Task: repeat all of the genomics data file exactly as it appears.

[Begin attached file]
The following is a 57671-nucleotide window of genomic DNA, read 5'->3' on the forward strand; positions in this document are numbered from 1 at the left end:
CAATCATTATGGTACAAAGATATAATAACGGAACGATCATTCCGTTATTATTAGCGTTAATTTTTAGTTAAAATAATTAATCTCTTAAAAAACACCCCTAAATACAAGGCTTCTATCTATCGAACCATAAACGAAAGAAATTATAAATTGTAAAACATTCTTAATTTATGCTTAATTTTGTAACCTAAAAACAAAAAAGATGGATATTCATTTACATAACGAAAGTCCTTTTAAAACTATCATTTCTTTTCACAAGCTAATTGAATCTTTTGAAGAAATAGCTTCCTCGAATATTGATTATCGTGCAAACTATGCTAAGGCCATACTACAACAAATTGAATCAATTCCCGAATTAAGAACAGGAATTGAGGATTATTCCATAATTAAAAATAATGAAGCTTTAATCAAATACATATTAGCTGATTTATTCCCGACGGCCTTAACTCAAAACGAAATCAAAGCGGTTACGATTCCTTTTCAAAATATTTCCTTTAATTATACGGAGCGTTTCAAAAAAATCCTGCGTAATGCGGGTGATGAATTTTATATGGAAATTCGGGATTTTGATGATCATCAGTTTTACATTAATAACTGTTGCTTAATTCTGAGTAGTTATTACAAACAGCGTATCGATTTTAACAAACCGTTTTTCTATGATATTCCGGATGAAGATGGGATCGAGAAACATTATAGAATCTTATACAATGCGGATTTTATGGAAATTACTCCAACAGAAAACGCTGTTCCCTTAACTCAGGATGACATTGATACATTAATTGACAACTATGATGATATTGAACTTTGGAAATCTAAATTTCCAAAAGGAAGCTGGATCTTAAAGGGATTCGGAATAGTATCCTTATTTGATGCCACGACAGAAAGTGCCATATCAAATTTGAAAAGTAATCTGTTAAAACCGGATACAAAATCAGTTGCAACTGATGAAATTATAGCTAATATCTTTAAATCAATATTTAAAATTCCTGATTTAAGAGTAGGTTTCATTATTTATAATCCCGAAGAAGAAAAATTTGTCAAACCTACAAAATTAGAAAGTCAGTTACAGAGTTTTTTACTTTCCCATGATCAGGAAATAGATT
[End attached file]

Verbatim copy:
The following is a 57671-nucleotide window of genomic DNA, read 5'->3' on the forward strand; positions in this document are numbered from 1 at the left end:
CAATCATTATGGTACAAAGATATAATAACGGAACGATCATTCCGTTATTATTAGCGTTAATTTTTAGTTAAAATAATTAATCTCTTAAAAAACACCCCTAAATACAAGGCTTCTATCTATCGAACCATAAACGAAAGAAATTATAAATTGTAAAACATTCTTAATTTATGCTTAATTTTGTAACCTAAAAACAAAAAAGATGGATATTCATTTACATAACGAAAGTCCTTTTAAAACTATCATTTCTTTTCACAAGCTAATTGAATCTTTTGAAGAAATAGCTTCCTCGAATATTGATTATCGTGCAAACTATGCTAAGGCCATACTACAACAAATTGAATCAATTCCCGAATTAAGAACAGGAATTGAGGATTATTCCATAATTAAAAATAATGAAGCTTTAATCAAATACATATTAGCTGATTTATTCCCGACGGCCTTAACTCAAAACGAAATCAAAGCGGTTACGATTCCTTTTCAAAATATTTCCTTTAATTATACGGAGCGTTTCAAAAAAATCCTGCGTAATGCGGGTGATGAATTTTATATGGAAATTCGGGATTTTGATGATCATCAGTTTTACATTAATAACTGTTGCTTAATTCTGAGTAGTTATTACAAACAGCGTATCGATTTTAACAAACCGTTTTTCTATGATATTCCGGATGAAGATGGGATCGAGAAACATTATAGAATCTTATACAATGCGGATTTTATGGAAATTACTCCAACAGAAAACGCTGTTCCCTTAACTCAGGATGACATTGATACATTAATTGACAACTATGATGATATTGAACTTTGGAAATCTAAATTTCCAAAAGGAAGCTGGATCTTAAAGGGATTCGGAATAGTATCCTTATTTGATGCCACGACAGAAAGTGCCATATCAAATTTGAAAAGTAATCTGTTAAAACCGGATACAAAATCAGTTGCAACTGATGAAATTATAGCTAATATCTTTAAATCAATATTTAAAATTCCTGATTTAAGAGTAGGTTTCATTATTTATAATCCCGAAGAAGAAAAATTTGTCAAACCTACAAAATTAGAAAGTCAGTTACAGAGTTTTTTACTTTCCCATGATCAGGAAATAGATT